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News, Information and Updates on Hardware and IT Tools to help improve your Medical practice
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Samsung Could Roll Back Its Own Software And Embrace Microsoft For Galaxy S6

Samsung Could Roll Back Its Own Software And Embrace Microsoft For Galaxy S6 | IT Support and Hardware for Clinics | Scoop.it

We’ve already heard reports that Samsung could be pumping the breaks on TouchWiz with its next flagship, but a new report from the generally accurate SamMobile today says that it will also be removing most of its in-house pre-loaded software from the Galaxy S6, and instead offering a host of Microsoft’s smartphone apps pre-installed. If true, this is one of the surest signs yet that Samsung is rethinking its mobile strategy in a way that truly plays to its strengths and minimizes its weaknesses.

Per the report, Samsung will be reducing the performance impact of TouchWiz, as well as sticking closer to stock Lollipop in some regards. But the big news is that it will remove “all” of its pre-installed apps, which presumably means things like S Voice, S Health, S Note and others. These will still be available, and will offer more colourful redesigns, but they’ll reside in the Samsung Galaxy Apps store as optional downloads, instead of something you get on the device out of the box (and can never truly remove).

Samsung won’t be stripping pre-installed software altogether, though: Instead, it’ll offer Microsoft’s revamped suite of productivity apps, including OneNote, OneDrive, Office Mobile (complete with a free 365 subscription of indeterminate duration) and Skype. Given Microsoft’s success in reinventing its software offerings for the mobile platforms of its ostensible competitors, this should prove far more beneficial to users than offering them Samsung’s generally unimpressive equivalents.

For Microsoft, it’s a way to instantly gain the kind of reach that Windows Phone could never hope to achieve, at least not in the near future. As the company refocuses with special attention to its software and services division, doing this kind of thing will allow it to raise awareness among a whole new generation of users. Even if, ultimately, it wants to route users back to Windows Phone as a platform, appealing to users where they already are serves its short-term goals. And if its mobile OS ends up going nowhere, at least they have a relationship in place with users upon which they can build an alternate revenue strategy.

Samsung reveals all in just a few weeks at a special March 1 event in Barcelona before Mobile World Congress kicks off, and we’ll have all the details as soon as they become available.



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Samsung Galaxy S6 display to reach onto 3 sides, report says - CNET

Samsung Galaxy S6 display to reach onto 3 sides, report says - CNET | IT Support and Hardware for Clinics | Scoop.it
Samsung may offer a Galaxy S6 with a display that you can view from three sides -- the front, left and right.

The mobile phone maker plans to unveil two versions of its next Galaxy S phone -- one with the standard front-facing display and one with a display that extends to three sides, Bloomberg reported on Wednesday, citing "people with direct knowledge of the matter." Expected to take the stage at Mobile World Congress in early March, both phones would have all-metal bodies, come with 5.1-inch screens and use Samsung's most advanced processors, the sources said.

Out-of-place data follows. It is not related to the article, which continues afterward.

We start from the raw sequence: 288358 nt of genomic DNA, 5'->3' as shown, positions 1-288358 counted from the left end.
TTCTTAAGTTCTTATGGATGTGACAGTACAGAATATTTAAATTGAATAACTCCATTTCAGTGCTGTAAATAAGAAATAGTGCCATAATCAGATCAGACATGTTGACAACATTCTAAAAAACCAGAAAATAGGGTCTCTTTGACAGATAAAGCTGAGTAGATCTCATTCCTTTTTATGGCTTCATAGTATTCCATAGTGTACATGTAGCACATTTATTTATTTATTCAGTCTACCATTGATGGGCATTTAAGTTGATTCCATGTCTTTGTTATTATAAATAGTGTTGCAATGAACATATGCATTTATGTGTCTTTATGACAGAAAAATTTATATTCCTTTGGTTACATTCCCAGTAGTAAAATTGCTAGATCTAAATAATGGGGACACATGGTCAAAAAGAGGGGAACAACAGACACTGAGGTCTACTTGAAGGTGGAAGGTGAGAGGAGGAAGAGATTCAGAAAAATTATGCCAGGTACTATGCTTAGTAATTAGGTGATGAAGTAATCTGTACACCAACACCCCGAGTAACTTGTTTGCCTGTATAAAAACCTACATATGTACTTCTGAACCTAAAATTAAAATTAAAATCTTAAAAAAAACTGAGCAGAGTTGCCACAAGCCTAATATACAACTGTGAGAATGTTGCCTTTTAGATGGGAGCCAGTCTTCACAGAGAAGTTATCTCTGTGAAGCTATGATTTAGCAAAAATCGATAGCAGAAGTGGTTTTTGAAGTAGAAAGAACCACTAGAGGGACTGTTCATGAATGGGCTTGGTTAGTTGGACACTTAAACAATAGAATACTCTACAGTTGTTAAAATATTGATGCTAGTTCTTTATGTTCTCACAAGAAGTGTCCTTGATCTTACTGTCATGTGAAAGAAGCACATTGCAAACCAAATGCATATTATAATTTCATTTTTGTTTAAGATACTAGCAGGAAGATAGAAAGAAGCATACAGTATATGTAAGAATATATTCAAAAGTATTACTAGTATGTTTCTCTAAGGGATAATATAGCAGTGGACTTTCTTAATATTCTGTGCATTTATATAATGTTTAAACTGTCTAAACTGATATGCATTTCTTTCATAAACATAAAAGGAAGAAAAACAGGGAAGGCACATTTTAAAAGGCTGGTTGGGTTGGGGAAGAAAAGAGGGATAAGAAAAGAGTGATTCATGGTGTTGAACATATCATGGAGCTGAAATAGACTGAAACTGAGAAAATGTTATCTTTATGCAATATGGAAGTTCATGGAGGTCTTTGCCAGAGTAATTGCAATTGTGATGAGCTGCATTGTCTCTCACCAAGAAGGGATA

Samsung has been hit by greater competition in the smartphone arena -- on both the high end and the low end. Thanks in large part to demand for the new big-screened iPhone 6 and iPhone 6 Plus, Apple's global share of the smartphone market rose to 20 percent in the fourth quarter from 18 percent a year prior, according to research firm Strategy Analytics. Over the same time, Samsung's slice dropped to 20 percent from 30 percent. On the lower end, Samsung has lost sales in emerging markets to Chinese vendors such as Xiaomi and Huawei. As such, Samsung's Galaxy S6 phone needs to provide a compelling reason to draw in buyers.

The report from Bloomberg of two Galaxy S6 phone models echoes a similar story from Business Insider published last month. The main difference is that BI's story claimed that only one model would come with a metal body while the other would stick with the traditional plastic.

Samsung already offers a phone with an edge display -- namely the Galaxy Note Edge, outfitted with a 5.6-inch screen that curves onto the right side to display various icons and notifications. Assuming Bloomberg's sources are on the money, the Galaxy S6 would extend that concept by bending the display to both the right and left sides.

Earlier this month, Samsung sent out invitations to a March 1 event at Mobile World Congress. The all-black invitation said "What's Next" and displayed an image that seemed to hint at a curved device.

One feature that Samsung is touting for its 2015 Galaxy S phone is the camera. In a post on its Samsung Tomorrow site, the company took us through the history of its smartphone camera with details on how the picture-taking quality has improved with each new generation. The front-facing camera is now considered a necessity, prompting Samsung to promise even greater quality for the camera for its next Galaxy S phone.

"We meticulously evaluate every single facet of our smartphone cameras by taking over 10,000 photos in every imaginable lighting environment for analysis," Samsung said. "The same passion and dedication has been put into building the cameras for the release of our 2015 flagship model. It will be intelligent and do all the thinking for users, allowing them to take amazing pictures under any conditions, without having to worry about anything more than just pressing the shutter button."
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